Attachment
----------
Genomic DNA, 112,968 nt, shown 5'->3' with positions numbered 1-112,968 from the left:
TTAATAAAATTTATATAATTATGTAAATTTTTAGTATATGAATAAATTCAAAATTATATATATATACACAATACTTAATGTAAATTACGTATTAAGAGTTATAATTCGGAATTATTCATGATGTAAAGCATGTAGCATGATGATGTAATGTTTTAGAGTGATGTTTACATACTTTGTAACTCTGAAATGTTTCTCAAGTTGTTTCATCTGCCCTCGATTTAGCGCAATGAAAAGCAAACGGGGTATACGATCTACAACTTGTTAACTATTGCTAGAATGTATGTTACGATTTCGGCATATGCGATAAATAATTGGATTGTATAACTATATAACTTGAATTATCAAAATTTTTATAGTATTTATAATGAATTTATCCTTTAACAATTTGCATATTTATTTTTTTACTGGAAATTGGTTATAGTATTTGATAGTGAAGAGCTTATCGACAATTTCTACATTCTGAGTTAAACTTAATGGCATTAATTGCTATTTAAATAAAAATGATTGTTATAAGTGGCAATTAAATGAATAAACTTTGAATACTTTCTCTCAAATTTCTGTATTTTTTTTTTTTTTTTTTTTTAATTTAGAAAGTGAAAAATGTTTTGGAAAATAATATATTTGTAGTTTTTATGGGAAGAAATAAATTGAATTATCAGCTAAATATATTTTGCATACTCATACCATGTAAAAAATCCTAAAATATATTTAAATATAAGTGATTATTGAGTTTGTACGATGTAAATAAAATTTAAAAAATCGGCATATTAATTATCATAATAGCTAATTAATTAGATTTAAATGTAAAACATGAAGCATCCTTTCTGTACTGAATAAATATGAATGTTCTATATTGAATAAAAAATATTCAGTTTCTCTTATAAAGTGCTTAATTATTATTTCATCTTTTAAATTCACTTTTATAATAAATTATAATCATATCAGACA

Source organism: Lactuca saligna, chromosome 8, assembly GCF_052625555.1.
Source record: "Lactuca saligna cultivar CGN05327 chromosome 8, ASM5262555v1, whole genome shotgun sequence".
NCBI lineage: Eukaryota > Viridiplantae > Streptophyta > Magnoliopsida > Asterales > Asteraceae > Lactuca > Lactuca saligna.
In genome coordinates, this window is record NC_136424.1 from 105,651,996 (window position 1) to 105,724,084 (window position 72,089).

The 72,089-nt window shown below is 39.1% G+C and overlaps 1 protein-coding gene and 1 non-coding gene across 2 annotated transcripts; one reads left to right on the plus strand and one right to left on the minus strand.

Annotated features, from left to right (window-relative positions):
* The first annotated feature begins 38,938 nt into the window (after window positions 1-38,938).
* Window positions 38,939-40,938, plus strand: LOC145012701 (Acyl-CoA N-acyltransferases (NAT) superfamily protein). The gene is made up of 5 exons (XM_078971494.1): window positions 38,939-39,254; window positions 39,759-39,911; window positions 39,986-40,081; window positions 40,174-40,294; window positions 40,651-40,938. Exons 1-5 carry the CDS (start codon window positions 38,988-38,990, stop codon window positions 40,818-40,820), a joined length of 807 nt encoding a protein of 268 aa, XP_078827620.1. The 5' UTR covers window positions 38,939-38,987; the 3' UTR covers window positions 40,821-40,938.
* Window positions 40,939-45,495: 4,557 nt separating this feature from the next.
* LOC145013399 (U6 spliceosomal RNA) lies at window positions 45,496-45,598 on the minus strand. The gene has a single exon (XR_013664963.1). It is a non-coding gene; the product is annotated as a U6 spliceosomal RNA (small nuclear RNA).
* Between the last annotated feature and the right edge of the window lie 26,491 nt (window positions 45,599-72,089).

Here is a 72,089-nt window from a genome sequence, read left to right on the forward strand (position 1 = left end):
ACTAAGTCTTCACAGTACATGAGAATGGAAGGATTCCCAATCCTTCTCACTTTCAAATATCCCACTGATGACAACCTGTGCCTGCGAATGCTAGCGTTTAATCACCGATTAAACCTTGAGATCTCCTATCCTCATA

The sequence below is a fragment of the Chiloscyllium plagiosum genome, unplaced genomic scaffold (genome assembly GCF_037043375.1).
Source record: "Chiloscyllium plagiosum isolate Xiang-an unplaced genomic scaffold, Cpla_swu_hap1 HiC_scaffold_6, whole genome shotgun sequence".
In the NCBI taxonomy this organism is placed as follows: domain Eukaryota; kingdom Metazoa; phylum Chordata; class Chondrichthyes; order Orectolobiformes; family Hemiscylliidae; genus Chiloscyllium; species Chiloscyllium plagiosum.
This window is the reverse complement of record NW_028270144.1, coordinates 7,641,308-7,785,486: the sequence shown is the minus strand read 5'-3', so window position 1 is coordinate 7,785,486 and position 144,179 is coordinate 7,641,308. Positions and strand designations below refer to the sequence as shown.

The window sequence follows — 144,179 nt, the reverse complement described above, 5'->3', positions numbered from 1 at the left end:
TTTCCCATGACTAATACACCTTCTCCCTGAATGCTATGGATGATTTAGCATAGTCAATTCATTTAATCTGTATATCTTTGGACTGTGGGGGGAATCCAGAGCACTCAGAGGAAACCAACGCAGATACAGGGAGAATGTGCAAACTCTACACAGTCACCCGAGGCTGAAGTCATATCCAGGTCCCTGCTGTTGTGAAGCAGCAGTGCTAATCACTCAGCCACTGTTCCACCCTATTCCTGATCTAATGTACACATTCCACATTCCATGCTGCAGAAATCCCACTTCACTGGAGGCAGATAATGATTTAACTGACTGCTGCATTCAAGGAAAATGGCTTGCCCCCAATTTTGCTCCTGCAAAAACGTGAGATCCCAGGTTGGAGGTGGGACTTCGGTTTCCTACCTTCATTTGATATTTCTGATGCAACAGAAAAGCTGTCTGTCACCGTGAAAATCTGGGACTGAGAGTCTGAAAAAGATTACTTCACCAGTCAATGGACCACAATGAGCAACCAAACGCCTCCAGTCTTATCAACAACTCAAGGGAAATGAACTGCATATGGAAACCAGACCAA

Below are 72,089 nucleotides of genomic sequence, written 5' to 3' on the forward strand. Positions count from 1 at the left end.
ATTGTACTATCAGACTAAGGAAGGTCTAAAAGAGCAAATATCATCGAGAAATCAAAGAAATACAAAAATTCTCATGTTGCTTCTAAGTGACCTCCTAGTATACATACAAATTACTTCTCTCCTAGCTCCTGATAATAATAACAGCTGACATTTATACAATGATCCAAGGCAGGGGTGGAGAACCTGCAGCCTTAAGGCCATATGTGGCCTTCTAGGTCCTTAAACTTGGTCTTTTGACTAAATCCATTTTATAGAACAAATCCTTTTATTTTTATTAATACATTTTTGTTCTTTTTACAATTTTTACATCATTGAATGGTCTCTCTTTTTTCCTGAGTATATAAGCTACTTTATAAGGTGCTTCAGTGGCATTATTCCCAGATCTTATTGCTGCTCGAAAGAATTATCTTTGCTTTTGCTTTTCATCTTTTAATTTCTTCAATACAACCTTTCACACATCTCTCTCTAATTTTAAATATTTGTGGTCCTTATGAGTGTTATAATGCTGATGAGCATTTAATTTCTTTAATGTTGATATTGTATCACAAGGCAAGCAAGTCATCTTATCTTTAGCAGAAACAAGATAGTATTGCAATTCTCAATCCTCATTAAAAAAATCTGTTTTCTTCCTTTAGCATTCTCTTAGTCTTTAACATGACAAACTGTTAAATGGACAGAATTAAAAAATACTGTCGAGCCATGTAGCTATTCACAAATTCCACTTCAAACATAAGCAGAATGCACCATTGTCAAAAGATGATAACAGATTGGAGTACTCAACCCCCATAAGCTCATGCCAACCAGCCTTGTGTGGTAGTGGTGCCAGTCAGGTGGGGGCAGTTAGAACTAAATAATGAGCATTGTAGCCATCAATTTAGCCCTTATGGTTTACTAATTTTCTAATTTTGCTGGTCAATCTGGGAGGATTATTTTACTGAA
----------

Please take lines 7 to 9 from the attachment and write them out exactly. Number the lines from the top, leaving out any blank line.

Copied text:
The 72,089-nt window shown below is 39.1% G+C and overlaps 1 protein-coding gene and 1 non-coding gene across 2 annotated transcripts; one reads left to right on the plus strand and one right to left on the minus strand.

Annotated features, from left to right (window-relative positions):
* The first annotated feature begins 38,938 nt into the window (after window positions 1-38,938).